This year, around 16 of them came to Shillong. Unlike the pandal makers, these artistes leave for home only after Diwali. Despite the hurdles they face while working in Shillong, they agree that the earnings are better here.
“My eldest son stays in Shillong. We come every year and stay together. Prices of idols start from Rs 25,000 and go higher and higher depending on the size and other decorations,” said Pal as he drew the fine lines on the demon’s face to make him look more menacing. The Durga was complete and was smiling down at Pal as his steady hands continued to draw the fine lines on Asura’s cheek bone.

Bhabananda Paul, who has been coming to Shillong for 30 years now, says idol makers come four to five months before Durga Puja and have to stay away from family till Kali Puja is over. “What else can we do? Our families have to celebrate without us because they know we have to earn our living,” said Bhabananda.
The idol makers have to bring raw materials from Guwahati or Cooch Behar because “nothing is available here”.
“On top of that, rain plays spoilsport and we have to be really careful, especially when it is nearing deadline,” said Sandip as he pointed at the plastic covers sitting loosely on bamboo frames over the artistes’ heads.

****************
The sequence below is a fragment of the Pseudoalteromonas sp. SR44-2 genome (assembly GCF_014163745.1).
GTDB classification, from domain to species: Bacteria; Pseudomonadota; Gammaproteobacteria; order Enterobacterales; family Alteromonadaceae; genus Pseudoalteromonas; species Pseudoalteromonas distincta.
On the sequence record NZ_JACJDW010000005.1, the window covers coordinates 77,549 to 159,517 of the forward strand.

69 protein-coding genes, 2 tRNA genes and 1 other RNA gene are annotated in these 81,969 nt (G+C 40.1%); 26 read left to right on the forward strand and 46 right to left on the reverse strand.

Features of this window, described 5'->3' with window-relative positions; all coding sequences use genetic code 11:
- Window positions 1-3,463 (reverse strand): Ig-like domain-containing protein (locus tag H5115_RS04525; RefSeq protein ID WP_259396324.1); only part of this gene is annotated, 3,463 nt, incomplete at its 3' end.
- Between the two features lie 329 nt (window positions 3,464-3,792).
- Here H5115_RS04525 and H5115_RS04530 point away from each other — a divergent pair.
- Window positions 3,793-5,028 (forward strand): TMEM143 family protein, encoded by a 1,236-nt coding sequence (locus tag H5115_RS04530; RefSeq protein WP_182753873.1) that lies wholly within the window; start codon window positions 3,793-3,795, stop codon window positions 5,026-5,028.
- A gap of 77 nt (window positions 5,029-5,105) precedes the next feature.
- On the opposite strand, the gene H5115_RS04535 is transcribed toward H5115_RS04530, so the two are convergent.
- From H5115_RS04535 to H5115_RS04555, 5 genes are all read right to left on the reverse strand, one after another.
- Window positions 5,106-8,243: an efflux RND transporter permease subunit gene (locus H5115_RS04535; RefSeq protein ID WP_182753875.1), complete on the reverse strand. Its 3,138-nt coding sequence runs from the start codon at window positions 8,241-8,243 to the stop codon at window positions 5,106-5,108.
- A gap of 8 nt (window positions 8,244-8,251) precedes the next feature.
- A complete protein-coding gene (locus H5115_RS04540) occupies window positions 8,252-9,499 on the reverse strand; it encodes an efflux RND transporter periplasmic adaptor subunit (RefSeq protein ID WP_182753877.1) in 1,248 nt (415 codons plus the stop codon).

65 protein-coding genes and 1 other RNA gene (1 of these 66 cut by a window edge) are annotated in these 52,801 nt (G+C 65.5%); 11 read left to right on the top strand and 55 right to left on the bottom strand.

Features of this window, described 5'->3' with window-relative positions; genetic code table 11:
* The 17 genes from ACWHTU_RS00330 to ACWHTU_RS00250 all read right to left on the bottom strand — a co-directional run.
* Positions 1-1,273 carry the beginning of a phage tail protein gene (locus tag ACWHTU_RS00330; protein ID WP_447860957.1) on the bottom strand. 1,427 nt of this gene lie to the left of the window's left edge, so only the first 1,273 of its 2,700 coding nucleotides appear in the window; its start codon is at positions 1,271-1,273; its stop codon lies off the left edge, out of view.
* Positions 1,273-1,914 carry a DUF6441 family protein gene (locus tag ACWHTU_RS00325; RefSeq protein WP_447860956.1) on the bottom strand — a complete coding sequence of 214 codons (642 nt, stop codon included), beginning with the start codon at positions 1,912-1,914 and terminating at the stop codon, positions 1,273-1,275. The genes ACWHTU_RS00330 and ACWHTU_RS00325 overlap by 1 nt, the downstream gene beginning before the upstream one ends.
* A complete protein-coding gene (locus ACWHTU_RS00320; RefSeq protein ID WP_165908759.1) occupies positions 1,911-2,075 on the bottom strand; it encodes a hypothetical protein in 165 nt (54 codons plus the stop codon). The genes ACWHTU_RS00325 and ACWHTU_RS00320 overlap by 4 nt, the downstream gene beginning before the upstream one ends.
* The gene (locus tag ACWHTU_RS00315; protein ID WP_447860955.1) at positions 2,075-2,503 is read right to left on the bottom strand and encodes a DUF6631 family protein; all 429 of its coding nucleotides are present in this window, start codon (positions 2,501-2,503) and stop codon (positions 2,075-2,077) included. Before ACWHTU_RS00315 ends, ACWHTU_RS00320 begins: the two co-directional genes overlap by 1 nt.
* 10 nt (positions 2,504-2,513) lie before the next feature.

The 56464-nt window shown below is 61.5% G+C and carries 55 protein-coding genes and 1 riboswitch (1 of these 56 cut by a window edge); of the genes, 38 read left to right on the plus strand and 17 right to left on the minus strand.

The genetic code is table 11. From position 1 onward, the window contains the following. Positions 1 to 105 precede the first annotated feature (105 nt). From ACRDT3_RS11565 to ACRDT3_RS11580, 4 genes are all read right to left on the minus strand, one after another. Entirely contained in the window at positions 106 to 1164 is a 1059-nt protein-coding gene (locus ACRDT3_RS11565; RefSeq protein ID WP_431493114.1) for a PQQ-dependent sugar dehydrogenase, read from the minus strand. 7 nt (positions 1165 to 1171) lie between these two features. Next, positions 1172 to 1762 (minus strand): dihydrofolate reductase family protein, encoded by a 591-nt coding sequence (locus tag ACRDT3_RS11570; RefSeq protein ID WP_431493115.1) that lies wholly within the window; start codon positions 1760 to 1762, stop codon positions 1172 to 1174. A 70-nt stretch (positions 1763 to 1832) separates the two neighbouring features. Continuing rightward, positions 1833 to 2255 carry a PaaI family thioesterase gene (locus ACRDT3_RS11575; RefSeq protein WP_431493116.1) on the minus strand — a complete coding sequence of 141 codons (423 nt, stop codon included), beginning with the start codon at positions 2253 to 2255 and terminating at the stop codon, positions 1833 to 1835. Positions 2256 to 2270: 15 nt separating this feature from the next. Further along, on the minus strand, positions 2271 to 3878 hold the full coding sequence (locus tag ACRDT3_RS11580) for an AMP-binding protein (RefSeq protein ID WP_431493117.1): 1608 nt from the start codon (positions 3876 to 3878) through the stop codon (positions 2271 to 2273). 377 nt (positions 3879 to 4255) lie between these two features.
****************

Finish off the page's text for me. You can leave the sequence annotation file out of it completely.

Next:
The idols of Durga, Laxmi, Saraswati and Kali looked comfortably numb under the plastic shield. Three days before the puja, they were ready to be sent to their respective destinations. But the artistes’ work was far from over. After Kali Puja, they have to rush home for more work. “How can we run our families with this earning?”
Echoes from the hills

Durga Puja is not complete without the traditional sound of dhak (drums). Dhakis, or traditional drummers, are a group of people who add rhythm to the festival. Most of them come from Cooch Behar and Alipur Duar. Some puja committees in the city have their regular drummers who also take part in drumming competition organised by the Central Puja Committee. Unlike the pandal makers and sculptors, dhakis will arrive only 2-3 days before puja. Though the sound of the drums reaches far and wide, these people’s stories are seldom heard.
As revellers prepare to pay obeisance to the lifeless idols, they forget the humans who strive to turn these four days of the year into a festival. They also forget that a festival is not complete without the participation of these heroes behind the scenes — the real gods who have the power to transform small things into significant something. So isn’t it time to acknowledge their hard work and feature their names at the entrance of every pandal and on the altar of the Goddess?
~ NM